1. Organic soil retains water better. Anyone can improve their soil’s water retention by up to 5 percent by adding organic matter. It also helps to avoid use of chemicals and pesticides. Using pesticides and chemical fertilizers in gardens can throw off the natural balance of the soil, making it less able to retain moisture around plant roots and making fewer nutrients available for plants. On the contrary, planting cover crops in the fall and use of compost or other organic matter help restore valuable soil nutrients. Organic matter also helps soil structure for water infiltration and retention. Healthy soil can respond better to drought conditions.

    soil organic
    Before: compacted, poor soil in a newly designated garden area.
  2. Organic growing protects water supplies. By avoiding chemical pesticides and fertilizers, gardeners also protect the water supply. Pesticide chemicals can remain in the soil for years; some are more toxic than others and break down in the soil more slowly. The chemicals from these products can run off into bodies of water, such as rivers. And eventually, they can seep into groundwater. That might seem a distant concern to some urban gardeners, but those of us using wells live right above available water. The more chemicals that run into water supplies, the less safe drinking water is available.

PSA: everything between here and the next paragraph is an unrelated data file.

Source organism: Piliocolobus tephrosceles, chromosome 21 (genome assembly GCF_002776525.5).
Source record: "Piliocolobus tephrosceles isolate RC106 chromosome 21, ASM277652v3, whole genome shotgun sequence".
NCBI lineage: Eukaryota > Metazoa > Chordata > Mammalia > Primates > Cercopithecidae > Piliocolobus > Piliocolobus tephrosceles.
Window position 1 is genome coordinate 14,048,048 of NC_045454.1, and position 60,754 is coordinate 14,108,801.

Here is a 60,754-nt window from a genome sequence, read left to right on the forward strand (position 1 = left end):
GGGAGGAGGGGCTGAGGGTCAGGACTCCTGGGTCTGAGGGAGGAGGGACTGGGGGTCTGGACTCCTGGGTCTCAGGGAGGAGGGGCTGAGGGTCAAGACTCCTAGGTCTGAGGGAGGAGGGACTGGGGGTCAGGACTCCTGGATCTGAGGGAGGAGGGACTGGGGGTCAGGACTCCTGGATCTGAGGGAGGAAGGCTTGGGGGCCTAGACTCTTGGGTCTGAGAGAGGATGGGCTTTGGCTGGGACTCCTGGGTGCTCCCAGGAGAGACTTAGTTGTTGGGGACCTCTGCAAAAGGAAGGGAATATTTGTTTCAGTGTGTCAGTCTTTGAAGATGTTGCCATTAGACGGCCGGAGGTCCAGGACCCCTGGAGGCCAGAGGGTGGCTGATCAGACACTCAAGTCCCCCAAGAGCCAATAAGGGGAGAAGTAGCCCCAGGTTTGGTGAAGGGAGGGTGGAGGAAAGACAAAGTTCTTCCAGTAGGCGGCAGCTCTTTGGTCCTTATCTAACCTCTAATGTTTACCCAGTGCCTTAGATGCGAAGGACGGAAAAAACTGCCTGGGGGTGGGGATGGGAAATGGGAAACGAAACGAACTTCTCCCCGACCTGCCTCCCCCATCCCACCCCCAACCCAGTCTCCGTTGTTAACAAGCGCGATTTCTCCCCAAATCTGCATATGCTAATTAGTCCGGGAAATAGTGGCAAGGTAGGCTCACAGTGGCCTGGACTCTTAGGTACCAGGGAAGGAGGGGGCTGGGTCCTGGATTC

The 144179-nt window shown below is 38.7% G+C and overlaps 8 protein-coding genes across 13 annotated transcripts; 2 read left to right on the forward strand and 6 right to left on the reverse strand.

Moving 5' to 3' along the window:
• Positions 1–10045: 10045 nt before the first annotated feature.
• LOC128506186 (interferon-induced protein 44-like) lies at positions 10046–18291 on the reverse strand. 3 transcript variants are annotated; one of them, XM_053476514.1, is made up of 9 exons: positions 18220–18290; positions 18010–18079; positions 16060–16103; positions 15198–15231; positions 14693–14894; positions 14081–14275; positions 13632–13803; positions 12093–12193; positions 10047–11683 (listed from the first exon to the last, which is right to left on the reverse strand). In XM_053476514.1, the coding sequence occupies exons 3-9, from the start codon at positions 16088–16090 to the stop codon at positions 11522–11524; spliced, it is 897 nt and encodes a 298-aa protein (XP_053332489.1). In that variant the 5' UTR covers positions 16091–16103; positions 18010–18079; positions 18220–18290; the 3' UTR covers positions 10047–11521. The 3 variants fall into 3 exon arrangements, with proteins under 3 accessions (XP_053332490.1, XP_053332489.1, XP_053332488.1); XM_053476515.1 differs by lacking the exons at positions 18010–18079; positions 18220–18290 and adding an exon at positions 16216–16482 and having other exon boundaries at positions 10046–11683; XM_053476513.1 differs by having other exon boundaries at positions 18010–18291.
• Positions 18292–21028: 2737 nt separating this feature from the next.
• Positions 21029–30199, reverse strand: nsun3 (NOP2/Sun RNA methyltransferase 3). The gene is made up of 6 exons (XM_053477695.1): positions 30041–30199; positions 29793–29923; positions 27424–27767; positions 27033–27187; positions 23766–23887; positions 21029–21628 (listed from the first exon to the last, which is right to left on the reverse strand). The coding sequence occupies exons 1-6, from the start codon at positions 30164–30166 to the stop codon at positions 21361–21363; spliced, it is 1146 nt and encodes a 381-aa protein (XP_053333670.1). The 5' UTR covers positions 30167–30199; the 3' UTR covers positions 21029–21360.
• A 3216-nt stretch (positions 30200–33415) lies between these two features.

organic matter on garden bed
    AFTER: Organic matter added to the vegetable garden raised row.
  3. Use of mulch reduces evaporation. A layer of appropriate mulch above the ground around a plant helps reduce ground-to-air evaporation, making the soil take longer to dry out. The mulch also helps cools plant roots. Using organic mulches such as bark, nut shells, compost and others adds organic matter to the soil slowly over time for an added bonus.

    mulching organic pecan
    Rock mulch helps lavender stay hot and dry, and on the lower left, pecan bark mulch surrounds a plant that needs more water.